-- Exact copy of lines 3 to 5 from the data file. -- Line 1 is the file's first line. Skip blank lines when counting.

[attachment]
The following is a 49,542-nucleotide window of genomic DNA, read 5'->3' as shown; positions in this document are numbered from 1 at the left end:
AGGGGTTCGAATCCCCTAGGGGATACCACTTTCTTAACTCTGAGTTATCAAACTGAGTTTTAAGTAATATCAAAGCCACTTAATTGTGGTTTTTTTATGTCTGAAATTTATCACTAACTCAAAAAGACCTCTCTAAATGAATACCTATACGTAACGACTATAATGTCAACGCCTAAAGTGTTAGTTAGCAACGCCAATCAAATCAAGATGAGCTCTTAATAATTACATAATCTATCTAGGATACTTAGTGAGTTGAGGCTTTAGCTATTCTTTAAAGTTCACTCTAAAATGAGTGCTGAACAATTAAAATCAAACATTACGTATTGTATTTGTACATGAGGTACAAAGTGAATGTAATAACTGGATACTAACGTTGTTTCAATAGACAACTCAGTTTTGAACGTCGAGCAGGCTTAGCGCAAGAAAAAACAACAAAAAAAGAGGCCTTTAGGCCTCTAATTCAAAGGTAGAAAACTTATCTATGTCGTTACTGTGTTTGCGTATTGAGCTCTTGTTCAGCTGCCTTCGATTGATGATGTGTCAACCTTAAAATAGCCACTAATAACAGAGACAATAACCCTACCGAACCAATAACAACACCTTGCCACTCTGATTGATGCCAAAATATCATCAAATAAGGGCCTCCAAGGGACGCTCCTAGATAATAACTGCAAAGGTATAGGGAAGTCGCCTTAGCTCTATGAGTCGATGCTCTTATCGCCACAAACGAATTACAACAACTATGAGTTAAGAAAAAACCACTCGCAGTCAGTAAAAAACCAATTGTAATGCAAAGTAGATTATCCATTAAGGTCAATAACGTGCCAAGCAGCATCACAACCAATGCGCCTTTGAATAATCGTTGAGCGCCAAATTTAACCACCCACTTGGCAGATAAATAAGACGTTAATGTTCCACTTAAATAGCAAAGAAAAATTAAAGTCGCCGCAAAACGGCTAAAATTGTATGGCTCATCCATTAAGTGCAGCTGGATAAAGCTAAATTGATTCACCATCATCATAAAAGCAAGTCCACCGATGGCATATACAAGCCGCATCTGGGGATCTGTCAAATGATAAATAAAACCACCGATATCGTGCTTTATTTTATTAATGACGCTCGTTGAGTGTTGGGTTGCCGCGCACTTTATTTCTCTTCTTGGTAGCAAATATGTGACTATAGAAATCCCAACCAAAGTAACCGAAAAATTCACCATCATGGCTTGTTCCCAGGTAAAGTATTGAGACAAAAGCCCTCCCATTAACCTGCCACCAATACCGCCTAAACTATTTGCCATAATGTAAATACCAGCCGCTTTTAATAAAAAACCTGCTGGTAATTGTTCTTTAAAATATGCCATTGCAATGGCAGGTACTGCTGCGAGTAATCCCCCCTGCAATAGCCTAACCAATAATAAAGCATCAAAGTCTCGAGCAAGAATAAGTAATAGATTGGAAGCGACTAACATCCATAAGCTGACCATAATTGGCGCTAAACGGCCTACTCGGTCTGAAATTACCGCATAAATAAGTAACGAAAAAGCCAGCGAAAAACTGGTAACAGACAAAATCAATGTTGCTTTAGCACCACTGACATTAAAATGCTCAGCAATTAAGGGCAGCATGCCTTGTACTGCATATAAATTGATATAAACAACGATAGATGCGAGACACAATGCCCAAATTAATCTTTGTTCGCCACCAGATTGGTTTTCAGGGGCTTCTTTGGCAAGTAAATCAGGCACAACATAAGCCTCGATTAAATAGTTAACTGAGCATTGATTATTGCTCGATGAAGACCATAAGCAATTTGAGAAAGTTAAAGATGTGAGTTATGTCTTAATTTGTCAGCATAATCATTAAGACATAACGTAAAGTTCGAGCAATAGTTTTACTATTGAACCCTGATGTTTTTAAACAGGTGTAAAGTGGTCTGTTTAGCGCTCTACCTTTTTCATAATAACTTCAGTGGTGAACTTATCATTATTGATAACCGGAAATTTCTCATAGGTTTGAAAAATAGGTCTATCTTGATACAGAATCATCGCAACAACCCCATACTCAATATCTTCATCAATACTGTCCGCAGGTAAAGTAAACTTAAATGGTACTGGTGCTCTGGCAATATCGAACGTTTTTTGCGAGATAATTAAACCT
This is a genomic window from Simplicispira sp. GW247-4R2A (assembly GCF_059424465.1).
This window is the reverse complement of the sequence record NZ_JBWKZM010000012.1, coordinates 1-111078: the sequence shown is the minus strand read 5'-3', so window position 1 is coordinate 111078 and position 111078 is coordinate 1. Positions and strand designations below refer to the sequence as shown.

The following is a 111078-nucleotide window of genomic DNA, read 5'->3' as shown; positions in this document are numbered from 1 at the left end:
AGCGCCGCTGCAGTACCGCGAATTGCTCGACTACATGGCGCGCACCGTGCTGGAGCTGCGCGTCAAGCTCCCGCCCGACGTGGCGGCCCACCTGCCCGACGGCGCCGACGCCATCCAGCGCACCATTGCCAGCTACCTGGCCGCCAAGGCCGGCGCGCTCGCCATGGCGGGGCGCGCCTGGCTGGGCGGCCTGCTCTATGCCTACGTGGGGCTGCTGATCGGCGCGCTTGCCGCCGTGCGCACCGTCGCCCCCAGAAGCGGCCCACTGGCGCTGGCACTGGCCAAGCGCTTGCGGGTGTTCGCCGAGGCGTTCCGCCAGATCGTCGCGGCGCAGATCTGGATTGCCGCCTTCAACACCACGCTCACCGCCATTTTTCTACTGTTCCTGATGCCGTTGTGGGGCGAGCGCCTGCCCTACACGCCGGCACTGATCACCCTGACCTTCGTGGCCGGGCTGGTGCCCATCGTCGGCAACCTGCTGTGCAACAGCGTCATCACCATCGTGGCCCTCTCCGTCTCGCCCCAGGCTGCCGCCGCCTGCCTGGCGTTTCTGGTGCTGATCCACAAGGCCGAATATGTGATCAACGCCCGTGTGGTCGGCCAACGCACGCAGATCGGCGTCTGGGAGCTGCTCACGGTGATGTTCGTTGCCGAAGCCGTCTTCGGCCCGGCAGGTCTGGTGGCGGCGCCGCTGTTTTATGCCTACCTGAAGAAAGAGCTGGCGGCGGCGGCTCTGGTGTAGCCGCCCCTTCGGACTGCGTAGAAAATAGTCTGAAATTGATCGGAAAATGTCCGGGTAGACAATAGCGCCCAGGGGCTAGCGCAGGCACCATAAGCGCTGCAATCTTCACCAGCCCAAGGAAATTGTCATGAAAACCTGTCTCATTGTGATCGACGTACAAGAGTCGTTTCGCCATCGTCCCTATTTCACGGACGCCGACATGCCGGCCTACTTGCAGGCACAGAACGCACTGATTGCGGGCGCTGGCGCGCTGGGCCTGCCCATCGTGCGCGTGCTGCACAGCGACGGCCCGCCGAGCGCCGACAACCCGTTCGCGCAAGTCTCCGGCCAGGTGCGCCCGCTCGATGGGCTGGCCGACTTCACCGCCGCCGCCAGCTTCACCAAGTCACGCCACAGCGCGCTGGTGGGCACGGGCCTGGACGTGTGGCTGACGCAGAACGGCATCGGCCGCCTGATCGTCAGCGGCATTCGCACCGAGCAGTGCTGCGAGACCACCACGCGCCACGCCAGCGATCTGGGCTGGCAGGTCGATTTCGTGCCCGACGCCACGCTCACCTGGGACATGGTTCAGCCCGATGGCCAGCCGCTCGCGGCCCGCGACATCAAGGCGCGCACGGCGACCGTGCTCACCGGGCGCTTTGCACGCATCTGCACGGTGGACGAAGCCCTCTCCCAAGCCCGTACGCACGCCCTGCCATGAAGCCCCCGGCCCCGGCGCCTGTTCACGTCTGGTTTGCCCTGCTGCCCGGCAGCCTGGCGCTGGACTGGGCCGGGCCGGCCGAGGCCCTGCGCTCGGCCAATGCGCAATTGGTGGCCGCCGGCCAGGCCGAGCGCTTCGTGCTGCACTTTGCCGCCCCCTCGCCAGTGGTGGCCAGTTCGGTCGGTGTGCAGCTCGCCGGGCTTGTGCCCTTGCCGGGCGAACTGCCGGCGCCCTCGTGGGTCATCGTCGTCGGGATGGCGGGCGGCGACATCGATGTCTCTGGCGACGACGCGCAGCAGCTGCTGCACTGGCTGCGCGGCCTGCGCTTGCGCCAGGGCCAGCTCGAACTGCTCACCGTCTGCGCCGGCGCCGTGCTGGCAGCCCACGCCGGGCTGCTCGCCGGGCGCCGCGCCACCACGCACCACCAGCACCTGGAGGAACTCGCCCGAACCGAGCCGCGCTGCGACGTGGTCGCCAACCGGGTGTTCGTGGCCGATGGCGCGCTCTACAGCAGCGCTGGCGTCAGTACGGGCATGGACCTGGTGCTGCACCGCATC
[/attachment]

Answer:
This is a genomic window from Simplicispira sp. GW247-4R2A (assembly GCF_059424465.1).
This window is the reverse complement of the sequence record NZ_JBWKZM010000012.1, coordinates 1-111078: the sequence shown is the minus strand read 5'-3', so window position 1 is coordinate 111078 and position 111078 is coordinate 1. Positions and strand designations below refer to the sequence as shown.

The following is a 111078-nucleotide window of genomic DNA, read 5'->3' as shown; positions in this document are numbered from 1 at the left end: